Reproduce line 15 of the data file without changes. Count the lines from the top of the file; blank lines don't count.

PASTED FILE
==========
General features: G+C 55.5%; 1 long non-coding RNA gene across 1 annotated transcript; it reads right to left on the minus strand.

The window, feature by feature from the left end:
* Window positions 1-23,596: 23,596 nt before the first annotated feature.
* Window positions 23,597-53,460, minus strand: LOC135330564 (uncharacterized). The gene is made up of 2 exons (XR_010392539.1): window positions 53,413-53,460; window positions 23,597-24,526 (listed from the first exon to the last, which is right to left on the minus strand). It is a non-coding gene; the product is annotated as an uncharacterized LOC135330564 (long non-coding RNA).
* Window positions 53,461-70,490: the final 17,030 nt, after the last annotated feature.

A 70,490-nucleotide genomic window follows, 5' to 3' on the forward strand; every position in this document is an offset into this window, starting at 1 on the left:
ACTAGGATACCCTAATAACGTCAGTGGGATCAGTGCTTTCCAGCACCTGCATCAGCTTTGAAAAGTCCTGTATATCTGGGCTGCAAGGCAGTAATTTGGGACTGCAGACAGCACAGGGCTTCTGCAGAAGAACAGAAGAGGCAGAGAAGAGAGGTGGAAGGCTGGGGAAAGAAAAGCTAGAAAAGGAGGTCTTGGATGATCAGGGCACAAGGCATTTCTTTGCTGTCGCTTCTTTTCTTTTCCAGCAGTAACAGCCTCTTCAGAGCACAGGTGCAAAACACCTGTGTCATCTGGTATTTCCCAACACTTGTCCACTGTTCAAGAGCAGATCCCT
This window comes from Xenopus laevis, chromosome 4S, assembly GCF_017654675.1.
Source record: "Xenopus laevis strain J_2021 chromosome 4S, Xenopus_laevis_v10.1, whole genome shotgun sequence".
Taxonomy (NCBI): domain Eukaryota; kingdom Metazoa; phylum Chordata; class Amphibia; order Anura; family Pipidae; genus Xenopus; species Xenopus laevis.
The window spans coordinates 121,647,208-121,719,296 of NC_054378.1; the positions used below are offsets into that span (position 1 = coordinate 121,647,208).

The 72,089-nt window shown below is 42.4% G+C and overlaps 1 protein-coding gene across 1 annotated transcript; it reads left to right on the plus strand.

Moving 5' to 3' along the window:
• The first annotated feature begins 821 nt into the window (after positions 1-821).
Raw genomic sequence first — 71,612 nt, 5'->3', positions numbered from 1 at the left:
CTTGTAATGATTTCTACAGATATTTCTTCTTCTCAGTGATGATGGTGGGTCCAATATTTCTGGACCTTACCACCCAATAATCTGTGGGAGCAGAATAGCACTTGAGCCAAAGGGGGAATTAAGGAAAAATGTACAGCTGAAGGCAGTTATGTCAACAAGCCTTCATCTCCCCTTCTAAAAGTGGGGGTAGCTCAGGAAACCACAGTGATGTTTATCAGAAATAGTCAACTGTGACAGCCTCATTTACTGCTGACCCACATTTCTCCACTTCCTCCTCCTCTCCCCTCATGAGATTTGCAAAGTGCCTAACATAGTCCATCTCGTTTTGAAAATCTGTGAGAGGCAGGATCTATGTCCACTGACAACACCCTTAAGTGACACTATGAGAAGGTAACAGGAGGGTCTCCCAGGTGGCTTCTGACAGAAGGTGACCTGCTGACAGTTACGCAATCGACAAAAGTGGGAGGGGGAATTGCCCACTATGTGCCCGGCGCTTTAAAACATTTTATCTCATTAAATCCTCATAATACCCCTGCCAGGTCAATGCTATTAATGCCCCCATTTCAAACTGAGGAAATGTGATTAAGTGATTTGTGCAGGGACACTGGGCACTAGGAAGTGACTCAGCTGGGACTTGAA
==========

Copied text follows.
Raw genomic sequence first — 71,612 nt, 5'->3', positions numbered from 1 at the left: